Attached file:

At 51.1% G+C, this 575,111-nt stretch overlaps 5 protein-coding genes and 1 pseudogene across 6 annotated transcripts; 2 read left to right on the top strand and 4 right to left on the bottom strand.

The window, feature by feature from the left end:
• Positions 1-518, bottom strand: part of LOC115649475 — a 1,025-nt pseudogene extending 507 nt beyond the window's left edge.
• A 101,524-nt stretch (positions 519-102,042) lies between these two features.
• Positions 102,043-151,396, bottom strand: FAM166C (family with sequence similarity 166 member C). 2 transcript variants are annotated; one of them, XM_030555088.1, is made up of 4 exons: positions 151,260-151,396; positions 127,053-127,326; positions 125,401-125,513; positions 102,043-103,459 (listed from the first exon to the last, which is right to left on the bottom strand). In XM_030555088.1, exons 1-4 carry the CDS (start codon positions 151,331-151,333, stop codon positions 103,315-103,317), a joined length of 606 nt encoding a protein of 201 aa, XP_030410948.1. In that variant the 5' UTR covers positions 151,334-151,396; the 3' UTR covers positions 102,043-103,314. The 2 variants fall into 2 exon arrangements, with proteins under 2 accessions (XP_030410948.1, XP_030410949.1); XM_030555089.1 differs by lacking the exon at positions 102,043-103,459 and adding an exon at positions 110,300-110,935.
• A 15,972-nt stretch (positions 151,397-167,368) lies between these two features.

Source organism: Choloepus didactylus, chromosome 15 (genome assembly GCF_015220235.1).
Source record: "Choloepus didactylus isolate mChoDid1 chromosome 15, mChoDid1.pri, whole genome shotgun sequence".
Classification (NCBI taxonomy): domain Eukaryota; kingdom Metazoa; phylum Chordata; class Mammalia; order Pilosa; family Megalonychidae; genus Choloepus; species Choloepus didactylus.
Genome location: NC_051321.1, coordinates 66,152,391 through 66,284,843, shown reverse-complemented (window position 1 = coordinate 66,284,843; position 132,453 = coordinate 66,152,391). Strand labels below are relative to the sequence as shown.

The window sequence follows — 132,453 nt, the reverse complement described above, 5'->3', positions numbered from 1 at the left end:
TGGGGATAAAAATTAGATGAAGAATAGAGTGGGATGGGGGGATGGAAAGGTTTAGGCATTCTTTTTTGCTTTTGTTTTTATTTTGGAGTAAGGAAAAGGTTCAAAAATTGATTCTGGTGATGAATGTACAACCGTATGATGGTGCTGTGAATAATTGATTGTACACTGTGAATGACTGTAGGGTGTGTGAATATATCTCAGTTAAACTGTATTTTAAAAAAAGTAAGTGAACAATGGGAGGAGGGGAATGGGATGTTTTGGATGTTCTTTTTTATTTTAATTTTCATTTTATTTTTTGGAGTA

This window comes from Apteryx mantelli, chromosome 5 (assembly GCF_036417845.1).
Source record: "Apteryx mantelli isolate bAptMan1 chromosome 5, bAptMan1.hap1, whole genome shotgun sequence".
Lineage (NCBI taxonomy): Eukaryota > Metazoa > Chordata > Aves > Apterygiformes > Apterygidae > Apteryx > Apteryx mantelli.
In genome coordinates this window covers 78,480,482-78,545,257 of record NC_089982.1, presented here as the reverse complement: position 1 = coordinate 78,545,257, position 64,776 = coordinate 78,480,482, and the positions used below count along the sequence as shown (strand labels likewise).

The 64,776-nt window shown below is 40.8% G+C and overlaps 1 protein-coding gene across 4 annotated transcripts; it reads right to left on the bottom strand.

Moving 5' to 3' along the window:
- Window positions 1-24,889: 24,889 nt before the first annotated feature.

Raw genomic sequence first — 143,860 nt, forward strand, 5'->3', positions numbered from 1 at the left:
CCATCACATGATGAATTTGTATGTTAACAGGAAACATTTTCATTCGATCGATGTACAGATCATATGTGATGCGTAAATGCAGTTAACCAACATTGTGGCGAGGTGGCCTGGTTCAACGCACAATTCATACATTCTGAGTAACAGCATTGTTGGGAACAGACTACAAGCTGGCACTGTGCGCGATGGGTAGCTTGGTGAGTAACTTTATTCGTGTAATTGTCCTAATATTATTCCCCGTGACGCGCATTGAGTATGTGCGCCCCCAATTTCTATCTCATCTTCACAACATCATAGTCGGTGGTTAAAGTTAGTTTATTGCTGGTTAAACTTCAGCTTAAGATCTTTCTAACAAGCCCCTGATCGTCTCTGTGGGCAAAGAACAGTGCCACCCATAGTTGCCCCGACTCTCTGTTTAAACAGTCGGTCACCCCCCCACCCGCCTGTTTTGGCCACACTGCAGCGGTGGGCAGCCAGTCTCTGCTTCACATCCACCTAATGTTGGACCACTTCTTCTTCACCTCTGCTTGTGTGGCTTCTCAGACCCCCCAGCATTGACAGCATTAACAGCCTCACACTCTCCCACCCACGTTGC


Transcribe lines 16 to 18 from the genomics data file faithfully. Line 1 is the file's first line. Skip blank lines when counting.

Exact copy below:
In genome coordinates this window covers 78,480,482-78,545,257 of record NC_089982.1, presented here as the reverse complement: position 1 = coordinate 78,545,257, position 64,776 = coordinate 78,480,482, and the positions used below count along the sequence as shown (strand labels likewise).

The 64,776-nt window shown below is 40.8% G+C and overlaps 1 protein-coding gene across 4 annotated transcripts; it reads right to left on the bottom strand.

Moving 5' to 3' along the window: